You spend $50 (or more) per month for a gym membership you *sometimes* (read: hardly ever) use. You own more pairs of workout leggings than pants and you say every single month that you’re going to either cancel your gym membership or start using it.
…but you haven’t been to the gym since that summer in ’92 though…
There are more ways to stay active and fit than signing up for a gym membership that you won’t ever use. A gym membership can be boring, can be restrictive, and doesn’t usually inspire novelty and excitement in your fitness routine (running a few miles on the treadmill again. Yay.) It is possible to stay fit, to challenge your body, and to enjoy the process so much that it keeps you from falling into a health rut halfway through the year.
If you’re skeptical, it’s probably because you think you can’t really stay active or improve your fitness in any measurable way with a few Downward Dogs. But, you likely know someone in your office, or a friend of a friend, who loves yoga and has made positive changes in their lifestyle with their yoga practice. Yoga is essentially calisthenics, which is a method of exercising that uses primarily your own body weight and is proven to help you tone and get stronger. Yoga can help you strengthen your joints, increase your flexibility, and it comes with the benefit of teaching you to better meditate and focus. There are numerous resources available to help you learn different poses and flows and poses range from basic to advanced so you can grow as your practice improves. If you like a fast-paced yoga flow that will work up a good sweat, research some Vinyasa flows or try hot yoga. If slow, deliberate moves with long-held poses interests you more, try Yin Yoga. You can practice with instructors on YouTube, find books that break down poses, and you can probably find yoga studios near you that offer drop-in classes with a pay-as-you-go structure.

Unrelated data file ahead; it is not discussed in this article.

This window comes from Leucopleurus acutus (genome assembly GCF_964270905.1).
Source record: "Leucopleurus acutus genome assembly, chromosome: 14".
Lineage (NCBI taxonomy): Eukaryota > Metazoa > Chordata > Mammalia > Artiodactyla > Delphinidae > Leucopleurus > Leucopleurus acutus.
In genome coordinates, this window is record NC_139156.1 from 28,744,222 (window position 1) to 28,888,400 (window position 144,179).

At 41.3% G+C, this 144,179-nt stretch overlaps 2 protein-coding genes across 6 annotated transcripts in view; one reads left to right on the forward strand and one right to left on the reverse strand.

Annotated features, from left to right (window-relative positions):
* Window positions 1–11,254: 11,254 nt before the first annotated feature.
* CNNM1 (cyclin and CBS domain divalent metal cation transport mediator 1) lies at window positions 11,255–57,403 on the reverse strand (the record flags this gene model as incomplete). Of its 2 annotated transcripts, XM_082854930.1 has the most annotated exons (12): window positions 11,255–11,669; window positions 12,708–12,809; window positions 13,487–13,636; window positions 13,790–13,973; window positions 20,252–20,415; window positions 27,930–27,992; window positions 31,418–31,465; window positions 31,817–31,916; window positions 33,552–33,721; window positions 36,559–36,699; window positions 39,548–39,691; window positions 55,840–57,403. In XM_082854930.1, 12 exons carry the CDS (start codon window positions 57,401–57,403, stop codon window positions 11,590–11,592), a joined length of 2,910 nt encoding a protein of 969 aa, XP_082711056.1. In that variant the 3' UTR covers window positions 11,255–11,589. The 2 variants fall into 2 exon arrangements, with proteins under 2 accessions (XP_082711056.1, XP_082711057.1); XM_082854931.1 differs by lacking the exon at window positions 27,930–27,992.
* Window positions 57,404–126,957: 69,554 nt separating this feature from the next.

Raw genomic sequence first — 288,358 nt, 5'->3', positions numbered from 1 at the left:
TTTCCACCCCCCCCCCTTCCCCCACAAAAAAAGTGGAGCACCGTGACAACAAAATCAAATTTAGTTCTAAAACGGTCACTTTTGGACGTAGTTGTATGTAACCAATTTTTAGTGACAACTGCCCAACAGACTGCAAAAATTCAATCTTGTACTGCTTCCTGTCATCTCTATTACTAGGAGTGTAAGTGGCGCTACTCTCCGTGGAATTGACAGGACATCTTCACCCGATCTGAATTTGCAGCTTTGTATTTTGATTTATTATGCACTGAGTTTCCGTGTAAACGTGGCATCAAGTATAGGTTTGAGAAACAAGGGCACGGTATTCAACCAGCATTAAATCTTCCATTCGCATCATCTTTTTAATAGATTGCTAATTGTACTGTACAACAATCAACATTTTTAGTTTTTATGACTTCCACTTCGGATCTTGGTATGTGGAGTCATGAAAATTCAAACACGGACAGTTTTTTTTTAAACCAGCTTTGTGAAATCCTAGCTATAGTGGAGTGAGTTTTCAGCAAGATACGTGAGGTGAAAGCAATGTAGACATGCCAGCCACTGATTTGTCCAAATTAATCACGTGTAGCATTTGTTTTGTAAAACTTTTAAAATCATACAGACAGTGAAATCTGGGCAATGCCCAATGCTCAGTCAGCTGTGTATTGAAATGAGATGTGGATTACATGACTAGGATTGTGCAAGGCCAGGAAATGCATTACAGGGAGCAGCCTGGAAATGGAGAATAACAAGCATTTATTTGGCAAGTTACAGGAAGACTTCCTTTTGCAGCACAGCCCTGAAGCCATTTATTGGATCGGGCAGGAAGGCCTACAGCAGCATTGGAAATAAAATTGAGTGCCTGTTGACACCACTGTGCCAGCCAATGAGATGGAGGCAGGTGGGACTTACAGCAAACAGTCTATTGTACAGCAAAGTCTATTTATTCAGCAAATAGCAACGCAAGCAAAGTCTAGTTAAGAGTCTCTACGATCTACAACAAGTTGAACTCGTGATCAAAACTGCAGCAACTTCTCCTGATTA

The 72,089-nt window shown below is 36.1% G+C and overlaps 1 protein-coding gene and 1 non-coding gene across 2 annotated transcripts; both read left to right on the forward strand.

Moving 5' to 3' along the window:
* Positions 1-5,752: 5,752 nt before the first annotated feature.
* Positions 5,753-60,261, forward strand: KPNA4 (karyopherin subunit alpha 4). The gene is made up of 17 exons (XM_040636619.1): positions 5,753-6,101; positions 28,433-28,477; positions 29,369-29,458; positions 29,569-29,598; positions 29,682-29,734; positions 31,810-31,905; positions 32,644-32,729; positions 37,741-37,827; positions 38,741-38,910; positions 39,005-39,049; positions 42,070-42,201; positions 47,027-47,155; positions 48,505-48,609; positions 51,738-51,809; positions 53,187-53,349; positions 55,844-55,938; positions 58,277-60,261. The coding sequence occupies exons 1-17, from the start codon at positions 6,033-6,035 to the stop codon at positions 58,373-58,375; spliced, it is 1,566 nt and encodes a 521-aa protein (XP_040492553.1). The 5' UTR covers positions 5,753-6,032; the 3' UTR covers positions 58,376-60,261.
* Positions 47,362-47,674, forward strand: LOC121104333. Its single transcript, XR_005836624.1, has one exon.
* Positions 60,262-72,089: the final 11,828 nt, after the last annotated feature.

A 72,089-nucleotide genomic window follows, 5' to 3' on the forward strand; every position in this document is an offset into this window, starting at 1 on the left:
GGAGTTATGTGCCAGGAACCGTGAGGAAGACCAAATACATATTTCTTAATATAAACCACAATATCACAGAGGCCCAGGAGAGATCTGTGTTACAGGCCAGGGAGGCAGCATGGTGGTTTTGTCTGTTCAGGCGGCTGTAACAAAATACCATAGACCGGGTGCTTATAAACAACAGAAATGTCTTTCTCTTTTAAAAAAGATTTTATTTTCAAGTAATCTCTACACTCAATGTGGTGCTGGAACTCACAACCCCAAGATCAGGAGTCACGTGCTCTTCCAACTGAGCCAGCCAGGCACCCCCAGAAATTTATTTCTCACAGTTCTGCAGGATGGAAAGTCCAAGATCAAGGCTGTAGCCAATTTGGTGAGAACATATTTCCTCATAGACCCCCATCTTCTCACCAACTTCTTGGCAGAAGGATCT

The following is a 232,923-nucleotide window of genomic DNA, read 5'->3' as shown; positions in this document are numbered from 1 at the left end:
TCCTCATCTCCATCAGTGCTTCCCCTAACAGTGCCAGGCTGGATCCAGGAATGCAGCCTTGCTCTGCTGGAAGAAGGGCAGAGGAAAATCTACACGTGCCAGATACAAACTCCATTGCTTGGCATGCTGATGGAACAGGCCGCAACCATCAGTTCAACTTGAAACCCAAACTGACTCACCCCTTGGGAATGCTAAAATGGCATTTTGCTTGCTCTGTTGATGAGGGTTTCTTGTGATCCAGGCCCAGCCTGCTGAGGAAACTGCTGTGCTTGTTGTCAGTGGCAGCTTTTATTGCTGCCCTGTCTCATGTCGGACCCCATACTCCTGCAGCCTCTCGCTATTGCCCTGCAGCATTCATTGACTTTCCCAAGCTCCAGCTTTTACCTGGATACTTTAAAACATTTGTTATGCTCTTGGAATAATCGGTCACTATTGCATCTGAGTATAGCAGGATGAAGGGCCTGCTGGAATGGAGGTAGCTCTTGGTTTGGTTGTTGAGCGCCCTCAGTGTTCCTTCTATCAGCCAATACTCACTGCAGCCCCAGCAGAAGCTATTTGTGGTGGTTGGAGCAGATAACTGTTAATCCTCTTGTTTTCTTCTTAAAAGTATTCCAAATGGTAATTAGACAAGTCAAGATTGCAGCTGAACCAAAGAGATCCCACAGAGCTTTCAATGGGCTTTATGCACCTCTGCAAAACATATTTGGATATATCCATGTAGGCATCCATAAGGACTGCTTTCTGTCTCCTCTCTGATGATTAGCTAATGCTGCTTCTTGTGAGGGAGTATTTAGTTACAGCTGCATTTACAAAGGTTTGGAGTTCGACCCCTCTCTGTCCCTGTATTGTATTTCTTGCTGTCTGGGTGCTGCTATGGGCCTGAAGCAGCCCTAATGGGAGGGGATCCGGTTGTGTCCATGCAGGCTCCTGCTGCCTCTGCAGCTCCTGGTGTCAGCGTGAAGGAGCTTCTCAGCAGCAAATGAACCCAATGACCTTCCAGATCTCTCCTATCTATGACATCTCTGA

Parks and greenspaces with tracks are usually readily available for you to walk, run, or jog, even if you live in the city. And if there is an active running community in your town, they usually have the low-down on some pretty amazing trails tucked around the city. You don’t have to strive to run a marathon to justify running; even a 1 mile jog a few times per week can improve your physical and mental fitness significantly. You can choose to run a trail full of beautiful views and peace and quiet to help you recharge at the end of your day or one that offers great people-watching if you prefer a more social run. If you live in a mountainous region, there may be some challenging hiking trails near you that lead to captivating views. Ask around to see if there is a running group in your city that meets periodically to go on short or extended runs or check out your local parks and recreation website to find a park with a scenic trail that you can run a few miles on during the week. Also, check to see if there are any runners websites in your city for running trails because they often have the best kept secrets when it comes to local trails.
Drop In Classes